Exclusive: Curator’s top picks from ‘Visions of US’ at NOMA _lowres

Photo by Roman Alokhin - Katie Pfohl, NOMA’s Curator of Modern and Contemporary Art and curator of the “Visions of US” exhibition.

Katie Pfohl, NOMA’s Curator of Modern and Contemporary Art and curator of the “Visions of US” exhibition, shares five don’t-miss works from the show exclusively for Advocate readers.

1. François Fleischbein (American/German, 1804-1868)

Portrait of a Free Woman of Color, circa 1833-1835

This portrait, painted by German immigrant artist François Fleischbein, reflects the great cultural diversity and dynamic, multicultural nature of New Orleans during the mid-19th century.

2. Alfred Boisseau (American/French, 1823-1901)

Louisiana Indians Walking Along a Bayou, 1847

Alfred Boisseau immigrated to New Orleans from France to create sensitive portraits of Louisiana’s Native American peoples. His paintings traveled the world to be shown in New Orleans, New York and Paris.

3. Marsden Hartley (American, 1877-1943)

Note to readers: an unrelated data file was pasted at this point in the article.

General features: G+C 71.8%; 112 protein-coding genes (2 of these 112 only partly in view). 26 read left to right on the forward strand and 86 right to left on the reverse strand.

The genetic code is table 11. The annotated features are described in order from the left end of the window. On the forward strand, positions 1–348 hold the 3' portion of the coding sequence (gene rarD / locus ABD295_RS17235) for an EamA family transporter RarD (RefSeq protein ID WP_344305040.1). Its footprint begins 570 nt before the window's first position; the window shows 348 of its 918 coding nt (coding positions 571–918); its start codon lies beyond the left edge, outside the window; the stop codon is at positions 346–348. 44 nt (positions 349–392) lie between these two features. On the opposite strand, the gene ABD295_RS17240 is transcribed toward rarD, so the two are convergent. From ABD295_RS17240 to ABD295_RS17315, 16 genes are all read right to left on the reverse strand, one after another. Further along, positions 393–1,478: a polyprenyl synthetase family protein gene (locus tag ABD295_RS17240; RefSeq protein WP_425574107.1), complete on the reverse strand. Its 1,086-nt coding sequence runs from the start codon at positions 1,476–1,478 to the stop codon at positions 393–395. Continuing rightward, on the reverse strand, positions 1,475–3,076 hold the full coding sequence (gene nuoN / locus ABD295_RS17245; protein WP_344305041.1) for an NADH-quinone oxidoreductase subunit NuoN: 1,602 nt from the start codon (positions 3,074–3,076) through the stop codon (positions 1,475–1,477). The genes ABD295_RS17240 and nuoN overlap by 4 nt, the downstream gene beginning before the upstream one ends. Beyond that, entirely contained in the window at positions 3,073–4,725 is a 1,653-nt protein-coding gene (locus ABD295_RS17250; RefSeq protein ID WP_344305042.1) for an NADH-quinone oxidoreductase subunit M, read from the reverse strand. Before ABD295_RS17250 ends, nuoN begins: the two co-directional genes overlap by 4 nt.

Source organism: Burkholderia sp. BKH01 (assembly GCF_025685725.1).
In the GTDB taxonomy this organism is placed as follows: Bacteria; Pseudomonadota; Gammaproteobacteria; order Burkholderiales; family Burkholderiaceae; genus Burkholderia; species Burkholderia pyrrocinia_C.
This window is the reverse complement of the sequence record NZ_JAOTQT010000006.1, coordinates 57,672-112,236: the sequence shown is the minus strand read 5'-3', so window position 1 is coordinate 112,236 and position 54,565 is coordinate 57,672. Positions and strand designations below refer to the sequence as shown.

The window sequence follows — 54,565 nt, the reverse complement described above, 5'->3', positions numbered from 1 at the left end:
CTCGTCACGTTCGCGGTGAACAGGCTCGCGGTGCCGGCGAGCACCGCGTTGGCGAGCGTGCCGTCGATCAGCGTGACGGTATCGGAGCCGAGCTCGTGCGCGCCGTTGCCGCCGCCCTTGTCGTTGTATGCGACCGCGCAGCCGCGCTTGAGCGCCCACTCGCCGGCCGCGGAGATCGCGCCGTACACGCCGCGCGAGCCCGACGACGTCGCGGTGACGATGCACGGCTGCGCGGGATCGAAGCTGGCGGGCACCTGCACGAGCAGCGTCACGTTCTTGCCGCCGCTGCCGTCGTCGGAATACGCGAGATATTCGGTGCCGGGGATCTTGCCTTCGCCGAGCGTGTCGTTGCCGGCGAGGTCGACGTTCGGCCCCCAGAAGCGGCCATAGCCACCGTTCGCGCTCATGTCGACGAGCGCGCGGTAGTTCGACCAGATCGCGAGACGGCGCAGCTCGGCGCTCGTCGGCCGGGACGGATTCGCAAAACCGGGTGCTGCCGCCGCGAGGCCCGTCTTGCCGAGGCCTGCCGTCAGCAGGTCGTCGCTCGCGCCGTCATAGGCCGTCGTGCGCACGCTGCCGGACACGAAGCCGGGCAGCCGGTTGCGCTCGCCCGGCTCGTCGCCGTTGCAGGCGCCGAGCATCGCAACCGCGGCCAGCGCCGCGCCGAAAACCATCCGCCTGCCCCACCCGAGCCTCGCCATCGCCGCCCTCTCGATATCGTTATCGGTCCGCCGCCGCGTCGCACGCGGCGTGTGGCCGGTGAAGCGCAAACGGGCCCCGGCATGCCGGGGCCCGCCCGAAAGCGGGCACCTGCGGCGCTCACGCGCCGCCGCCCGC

The Ice Hole, Maine, 1908

Marsden Hartley used bold colors and dynamic shapes and forms to capture his raw emotional response to the Maine landscape of his childhood.

4. Clementine Hunter (American, 1886/87-1988)

Chevron Quilt, circa 1951

Clementine Hunter was a self-taught artist from rural Louisiana whose paintings and quilts are prized for a strikingly modern sensibility that resembles much abstract art being made during the same period.

5. Frank Stella (American, born 1936)

Scramble: Ascending Yellow Values, Descending Spectrum, 1978

This painting’s rhythmic ascending and descending planes of color reflect the influence of music and dance, involving the body and all of the senses in the experience of the artwork.